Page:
After studying everyone in the Quaker circle, I close my eyes again. This must be the “open worship” portion of the service I’ve read about where each person is engaged in his or her own private communication with God. If that’s what this is, I want to do it right.
I imagine my scalp retracting like the roof on an observatory, receptive to messages from God. I see patterns dancing against my eyelids, but no thunderbolts of insight. At 30 minutes, I open my eyes and look around the room again. Will there be a sermon? If so, who will give it? George Fox, the founder of Quakerism, said each person is illuminated with the “divine light of Christ” so any person might be a group facilitator. I close my eyes and try opening the roof again. After 45 minutes, my eyes pop open. Is this the Quaker group? Forget passion, I’m worried these people have slipped into comas. I stare at each of them, willing their eyes to open. At the hour mark, I feel a rush of relief when Ma Kettle comes alive and says, “Does anyone have anything to add?”
Over tea and Fig Newtons, I chat with Ma Kettle. She has a wide smile, rosy cheeks, and several prominent whiskers. She explains that some “Friends,” as Quakers sometimes call themselves, incorporate more traditional elements into their services like sermons and hymns, but that at the core of all Quaker gatherings is the open worship in which each person becomes a conduit for divine wisdom. If an individual feels moved to speak at the end of worship, he or she is invited to do so. Some may interpret a fellow worshipper’s words as messages from God.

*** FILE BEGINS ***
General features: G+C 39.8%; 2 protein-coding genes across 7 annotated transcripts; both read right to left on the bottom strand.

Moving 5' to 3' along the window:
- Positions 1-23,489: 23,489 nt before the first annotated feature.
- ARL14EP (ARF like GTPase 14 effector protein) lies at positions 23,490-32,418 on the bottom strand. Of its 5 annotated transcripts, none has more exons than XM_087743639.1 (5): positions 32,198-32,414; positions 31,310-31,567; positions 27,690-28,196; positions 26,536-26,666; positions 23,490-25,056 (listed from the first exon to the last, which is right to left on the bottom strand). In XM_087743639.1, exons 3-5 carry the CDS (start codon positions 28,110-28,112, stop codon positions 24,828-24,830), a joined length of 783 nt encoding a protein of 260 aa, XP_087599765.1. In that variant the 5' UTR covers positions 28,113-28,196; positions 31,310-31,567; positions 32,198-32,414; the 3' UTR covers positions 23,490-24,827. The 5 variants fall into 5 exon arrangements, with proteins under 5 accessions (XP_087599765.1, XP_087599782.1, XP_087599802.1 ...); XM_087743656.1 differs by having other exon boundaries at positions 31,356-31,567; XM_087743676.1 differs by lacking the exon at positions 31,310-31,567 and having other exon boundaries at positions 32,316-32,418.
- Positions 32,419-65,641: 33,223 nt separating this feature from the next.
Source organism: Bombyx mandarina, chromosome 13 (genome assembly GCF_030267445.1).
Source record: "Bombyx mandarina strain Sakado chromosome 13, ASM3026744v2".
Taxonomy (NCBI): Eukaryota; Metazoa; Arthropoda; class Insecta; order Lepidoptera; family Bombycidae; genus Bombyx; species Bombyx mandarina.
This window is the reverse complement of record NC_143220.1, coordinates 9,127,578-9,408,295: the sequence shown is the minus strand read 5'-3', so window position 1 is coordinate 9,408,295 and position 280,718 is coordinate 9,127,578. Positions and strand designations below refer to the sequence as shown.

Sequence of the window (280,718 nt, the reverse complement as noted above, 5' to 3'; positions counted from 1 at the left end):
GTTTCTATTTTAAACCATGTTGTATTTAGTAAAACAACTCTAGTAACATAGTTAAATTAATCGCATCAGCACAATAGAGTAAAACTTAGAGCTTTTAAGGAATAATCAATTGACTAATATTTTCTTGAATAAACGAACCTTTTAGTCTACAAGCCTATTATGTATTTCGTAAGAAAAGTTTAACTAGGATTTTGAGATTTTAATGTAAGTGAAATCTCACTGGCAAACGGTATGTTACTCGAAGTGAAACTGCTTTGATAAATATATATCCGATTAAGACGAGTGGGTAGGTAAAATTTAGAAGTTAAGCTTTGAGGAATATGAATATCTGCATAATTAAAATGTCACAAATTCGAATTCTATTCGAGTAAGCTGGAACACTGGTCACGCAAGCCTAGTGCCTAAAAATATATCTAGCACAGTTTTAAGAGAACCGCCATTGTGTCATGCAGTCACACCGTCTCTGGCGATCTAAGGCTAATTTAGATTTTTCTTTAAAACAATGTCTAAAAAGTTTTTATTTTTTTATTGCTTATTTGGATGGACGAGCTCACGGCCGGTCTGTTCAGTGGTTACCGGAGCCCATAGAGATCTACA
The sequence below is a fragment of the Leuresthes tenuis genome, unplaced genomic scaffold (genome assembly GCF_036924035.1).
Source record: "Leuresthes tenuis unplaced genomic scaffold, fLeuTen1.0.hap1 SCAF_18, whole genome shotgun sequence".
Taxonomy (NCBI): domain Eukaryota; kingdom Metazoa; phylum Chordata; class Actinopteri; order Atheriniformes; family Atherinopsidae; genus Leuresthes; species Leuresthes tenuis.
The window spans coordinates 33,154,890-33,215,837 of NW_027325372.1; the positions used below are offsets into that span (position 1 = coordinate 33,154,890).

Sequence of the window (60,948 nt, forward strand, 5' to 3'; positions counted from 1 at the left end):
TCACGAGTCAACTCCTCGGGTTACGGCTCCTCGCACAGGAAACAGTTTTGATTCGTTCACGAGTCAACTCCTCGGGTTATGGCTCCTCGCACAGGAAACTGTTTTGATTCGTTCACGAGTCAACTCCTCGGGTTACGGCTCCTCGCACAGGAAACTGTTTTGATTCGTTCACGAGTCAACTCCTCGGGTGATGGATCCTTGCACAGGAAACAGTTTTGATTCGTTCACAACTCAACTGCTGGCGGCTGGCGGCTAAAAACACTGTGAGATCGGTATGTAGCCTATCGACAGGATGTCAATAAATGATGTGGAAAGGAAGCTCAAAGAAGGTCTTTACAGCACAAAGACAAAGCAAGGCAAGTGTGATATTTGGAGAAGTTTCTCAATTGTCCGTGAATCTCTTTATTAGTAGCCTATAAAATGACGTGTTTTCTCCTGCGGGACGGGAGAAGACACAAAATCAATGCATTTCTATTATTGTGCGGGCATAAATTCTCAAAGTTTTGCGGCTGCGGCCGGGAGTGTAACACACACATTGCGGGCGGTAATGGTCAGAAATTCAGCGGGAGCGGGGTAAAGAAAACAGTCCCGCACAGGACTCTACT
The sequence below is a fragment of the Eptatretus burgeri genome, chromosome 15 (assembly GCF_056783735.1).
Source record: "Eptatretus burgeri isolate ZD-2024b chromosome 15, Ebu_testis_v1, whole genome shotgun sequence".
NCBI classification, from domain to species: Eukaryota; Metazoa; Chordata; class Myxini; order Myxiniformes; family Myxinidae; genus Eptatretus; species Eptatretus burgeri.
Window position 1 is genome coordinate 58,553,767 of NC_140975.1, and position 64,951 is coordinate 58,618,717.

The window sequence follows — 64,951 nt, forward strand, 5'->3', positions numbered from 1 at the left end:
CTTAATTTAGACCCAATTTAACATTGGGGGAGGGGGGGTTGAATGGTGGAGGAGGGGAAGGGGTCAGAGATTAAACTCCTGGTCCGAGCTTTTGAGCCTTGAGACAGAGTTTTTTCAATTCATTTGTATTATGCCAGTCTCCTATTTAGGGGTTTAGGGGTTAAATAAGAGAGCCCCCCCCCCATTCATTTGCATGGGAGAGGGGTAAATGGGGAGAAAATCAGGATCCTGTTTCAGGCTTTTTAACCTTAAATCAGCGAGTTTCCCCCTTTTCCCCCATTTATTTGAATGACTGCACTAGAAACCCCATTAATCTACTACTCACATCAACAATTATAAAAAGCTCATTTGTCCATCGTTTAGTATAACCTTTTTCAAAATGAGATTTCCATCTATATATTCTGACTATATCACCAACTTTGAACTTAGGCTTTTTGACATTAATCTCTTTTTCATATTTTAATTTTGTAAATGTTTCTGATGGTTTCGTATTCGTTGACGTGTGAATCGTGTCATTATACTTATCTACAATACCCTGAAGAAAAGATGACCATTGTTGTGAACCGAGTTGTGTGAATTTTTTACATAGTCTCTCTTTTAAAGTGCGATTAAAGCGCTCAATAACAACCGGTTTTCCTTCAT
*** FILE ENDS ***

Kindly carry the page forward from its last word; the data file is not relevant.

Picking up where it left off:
In its day, George Fox’s suggestion that a person converse directly with God may have seemed particularly impassioned. It has since been eclipsed by denominations whose worship style makes the Friends seem subdued.
After Fox’s death in 1691, the idea that worship could be a stirring experience must have stayed buzzing in the ether because a generation later his fellow Brit, John Wesley, the father of Methodism, was weaving it into his own thinking. As a student at Oxford, Wesley developed a systematic approach to living a religious life. He created guidelines based on his own “methodical” schedule of daily Bible reading, prayer, and communion with fellow Christians. At the heart of his format was the “Holiness Club,” a small group whose members met regularly to encourage one another’s study, spiritual questioning, and attendance of Church of England services. After years of developing and preaching this small-group structure, he sensed a gaping shortcoming: it was devoid of passionate devotion. Not long after, he was imploring listeners to embrace faith with an unparalleled vitality—and insisting that this fervor can even be proof of God’s continuing work in a person.
From an outsider’s perspective, I can see how the combining of these two styles of worship—one orderly and the other spontaneous—made for an odd marriage. Methodism spread like wildfire throughout the United States, due in large part to the efforts of itinerant preachers. As it became more established (and some might say “staid”) those who gravitated to the expressive side began to feel dissatisfied. Thus, the “Holiness Movement” was born and, with it, Pentecostal denominations whose members wanted to engage in the more demonstrative displays they say arise when the Holy Spirit moves a person. These are not flights of fancy, they believe, but an essential part of the ongoing process of becoming a more evolved Christian. The centerpiece for many who practice this style of worship is the act of “speaking in tongues.”
If my exploration of religion were a board game such as Candy Land, this next series of churches might be a strange little offshoot from the main course—a forest that might bear the marker “Holiness Hill.” Is it dark and scary? Or enchanted? I’m not sure, but it’s a safe bet that the trees will talk.